On the effect of a peal of bells on Dr. Parr, one acquaintance wrote: “His hard pedantry softened under its melody.”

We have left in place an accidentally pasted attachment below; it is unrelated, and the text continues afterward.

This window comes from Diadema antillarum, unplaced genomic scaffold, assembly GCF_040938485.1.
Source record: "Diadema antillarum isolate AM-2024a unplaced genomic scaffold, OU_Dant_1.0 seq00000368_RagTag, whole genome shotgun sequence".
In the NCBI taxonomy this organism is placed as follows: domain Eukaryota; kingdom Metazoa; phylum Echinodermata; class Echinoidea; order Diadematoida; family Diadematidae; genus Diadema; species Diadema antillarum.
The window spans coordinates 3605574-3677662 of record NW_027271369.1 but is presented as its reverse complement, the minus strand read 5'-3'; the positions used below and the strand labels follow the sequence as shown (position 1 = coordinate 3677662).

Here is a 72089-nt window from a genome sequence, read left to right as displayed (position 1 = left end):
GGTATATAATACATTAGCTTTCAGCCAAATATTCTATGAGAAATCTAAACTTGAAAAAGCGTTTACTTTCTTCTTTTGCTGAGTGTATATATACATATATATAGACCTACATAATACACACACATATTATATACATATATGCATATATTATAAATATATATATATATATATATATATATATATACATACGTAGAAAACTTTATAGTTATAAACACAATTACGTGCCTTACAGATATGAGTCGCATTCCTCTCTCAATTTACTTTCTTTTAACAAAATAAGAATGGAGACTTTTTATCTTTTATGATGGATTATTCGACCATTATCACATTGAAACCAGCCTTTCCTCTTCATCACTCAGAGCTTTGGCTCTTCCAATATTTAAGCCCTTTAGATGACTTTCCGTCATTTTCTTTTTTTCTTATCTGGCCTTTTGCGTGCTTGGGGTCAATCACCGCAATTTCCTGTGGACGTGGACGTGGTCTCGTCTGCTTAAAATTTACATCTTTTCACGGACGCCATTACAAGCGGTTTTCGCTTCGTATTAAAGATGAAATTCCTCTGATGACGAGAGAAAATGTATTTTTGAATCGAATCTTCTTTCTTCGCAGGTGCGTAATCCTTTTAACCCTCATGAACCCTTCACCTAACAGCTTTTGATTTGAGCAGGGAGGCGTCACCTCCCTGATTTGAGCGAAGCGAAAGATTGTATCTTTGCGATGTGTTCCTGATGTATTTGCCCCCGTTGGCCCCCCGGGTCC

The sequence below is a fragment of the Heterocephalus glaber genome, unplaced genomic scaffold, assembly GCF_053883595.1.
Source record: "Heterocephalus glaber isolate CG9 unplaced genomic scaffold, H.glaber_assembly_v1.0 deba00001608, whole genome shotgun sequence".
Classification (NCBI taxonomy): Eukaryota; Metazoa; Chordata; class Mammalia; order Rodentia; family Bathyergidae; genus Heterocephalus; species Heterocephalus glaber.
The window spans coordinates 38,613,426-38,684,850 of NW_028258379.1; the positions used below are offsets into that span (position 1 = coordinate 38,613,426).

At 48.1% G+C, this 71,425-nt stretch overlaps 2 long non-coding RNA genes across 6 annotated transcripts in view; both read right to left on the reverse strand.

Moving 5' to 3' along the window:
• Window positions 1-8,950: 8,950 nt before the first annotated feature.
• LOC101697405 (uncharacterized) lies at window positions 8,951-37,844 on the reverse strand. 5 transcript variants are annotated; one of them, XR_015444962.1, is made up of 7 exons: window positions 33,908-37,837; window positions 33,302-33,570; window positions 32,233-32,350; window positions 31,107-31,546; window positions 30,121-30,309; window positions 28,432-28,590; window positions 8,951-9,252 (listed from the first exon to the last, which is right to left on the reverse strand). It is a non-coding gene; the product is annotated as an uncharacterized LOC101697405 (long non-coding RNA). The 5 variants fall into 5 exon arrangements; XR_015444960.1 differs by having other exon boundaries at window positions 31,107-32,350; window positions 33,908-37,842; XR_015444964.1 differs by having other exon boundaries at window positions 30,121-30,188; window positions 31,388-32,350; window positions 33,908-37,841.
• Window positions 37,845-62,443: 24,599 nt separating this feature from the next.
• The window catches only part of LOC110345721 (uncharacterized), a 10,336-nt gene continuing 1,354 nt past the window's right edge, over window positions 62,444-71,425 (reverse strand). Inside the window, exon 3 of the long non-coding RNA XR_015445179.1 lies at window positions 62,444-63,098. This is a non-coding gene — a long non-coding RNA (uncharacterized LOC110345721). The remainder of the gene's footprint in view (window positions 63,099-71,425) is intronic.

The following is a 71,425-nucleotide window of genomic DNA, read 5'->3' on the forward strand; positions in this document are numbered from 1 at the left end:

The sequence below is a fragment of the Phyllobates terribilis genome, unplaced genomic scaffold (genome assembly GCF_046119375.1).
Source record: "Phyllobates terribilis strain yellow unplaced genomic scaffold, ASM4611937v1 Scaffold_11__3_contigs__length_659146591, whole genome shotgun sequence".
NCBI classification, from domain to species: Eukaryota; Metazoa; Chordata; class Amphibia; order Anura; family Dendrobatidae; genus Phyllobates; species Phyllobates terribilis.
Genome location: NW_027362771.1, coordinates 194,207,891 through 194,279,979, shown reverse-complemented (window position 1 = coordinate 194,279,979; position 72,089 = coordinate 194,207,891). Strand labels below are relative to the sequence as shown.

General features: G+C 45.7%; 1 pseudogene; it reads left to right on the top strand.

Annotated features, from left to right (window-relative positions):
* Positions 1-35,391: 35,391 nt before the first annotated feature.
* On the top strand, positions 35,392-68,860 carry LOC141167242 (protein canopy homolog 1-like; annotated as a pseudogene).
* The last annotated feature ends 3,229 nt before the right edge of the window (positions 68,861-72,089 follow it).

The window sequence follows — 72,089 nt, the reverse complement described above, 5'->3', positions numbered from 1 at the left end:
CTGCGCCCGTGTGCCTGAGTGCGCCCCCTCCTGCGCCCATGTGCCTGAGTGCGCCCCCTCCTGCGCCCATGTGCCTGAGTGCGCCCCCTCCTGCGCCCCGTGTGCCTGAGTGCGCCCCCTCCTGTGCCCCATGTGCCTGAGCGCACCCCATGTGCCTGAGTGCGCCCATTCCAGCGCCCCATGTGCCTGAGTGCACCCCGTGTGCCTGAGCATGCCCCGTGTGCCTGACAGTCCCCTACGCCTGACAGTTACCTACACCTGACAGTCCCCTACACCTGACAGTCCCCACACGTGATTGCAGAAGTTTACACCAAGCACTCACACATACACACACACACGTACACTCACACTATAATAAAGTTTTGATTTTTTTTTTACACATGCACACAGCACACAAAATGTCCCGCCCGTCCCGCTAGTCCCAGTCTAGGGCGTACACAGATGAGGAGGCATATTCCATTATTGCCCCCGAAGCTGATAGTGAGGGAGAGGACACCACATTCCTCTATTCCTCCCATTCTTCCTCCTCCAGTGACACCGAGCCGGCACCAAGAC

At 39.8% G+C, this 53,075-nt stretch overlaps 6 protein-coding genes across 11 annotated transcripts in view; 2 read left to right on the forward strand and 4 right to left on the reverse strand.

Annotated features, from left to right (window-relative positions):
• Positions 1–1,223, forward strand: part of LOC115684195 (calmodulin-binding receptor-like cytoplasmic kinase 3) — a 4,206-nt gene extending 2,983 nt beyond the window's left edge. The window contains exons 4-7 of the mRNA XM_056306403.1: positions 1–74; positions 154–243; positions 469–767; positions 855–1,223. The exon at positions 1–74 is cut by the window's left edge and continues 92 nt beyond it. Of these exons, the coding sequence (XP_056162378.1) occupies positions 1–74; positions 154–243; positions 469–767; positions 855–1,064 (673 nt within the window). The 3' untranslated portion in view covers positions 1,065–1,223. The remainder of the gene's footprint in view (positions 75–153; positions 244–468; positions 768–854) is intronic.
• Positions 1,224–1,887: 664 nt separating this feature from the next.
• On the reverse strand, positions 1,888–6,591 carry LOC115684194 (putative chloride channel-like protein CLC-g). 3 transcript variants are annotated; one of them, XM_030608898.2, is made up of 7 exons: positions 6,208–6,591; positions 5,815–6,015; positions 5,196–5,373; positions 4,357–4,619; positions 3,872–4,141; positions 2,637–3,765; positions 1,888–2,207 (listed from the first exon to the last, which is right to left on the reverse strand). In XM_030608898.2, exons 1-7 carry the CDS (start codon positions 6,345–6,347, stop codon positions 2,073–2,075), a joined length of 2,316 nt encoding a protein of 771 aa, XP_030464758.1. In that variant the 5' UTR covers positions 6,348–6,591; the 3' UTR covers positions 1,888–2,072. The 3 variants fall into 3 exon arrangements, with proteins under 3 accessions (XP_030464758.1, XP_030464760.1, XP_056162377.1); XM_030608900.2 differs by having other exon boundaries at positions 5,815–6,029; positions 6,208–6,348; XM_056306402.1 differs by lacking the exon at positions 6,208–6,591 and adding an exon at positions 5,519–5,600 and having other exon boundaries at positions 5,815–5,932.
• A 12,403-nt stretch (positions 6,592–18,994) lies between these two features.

This second monument, in the south transept, is dedicated to William Butler and his wife Lucy, and was erected by their son, Samuel Butler, D.D. Samuel Butler (1774-1839) was born in Kenilworth and had a distinguished academic career at Rugby and at St. John’s College, Cambridge, where he received numerous prizes for Latin and Greek composition. (His chief competition for prizes in the composition of Greek poetry was Samuel Taylor Coleridge.) He took his B.A. in 1796, was made a fellow of St. John’s, and went on to have a long and distinguished career as the headmaster of the Shrewsbury school. He also had a distinguished career in the church, beginning as the vicar of St. Nicholas, Kenilworth (1802), and ending as the Archbishop of Lichfield (1836). He also published a four-volume edition of the works of Aeschylus (1809-1816) and a popular school geography textbook. And it was Dr. Samuel Butler delivered the funeral sermon for Dr. Samuel Parr. A Life of Samuel Butler was written by his grandson, also named Samuel Butler, who is known to classicists as the author of The Authoress of the Odyssey, and to a somewhat wider public as the author of The Way of All Flesh and Erehwon.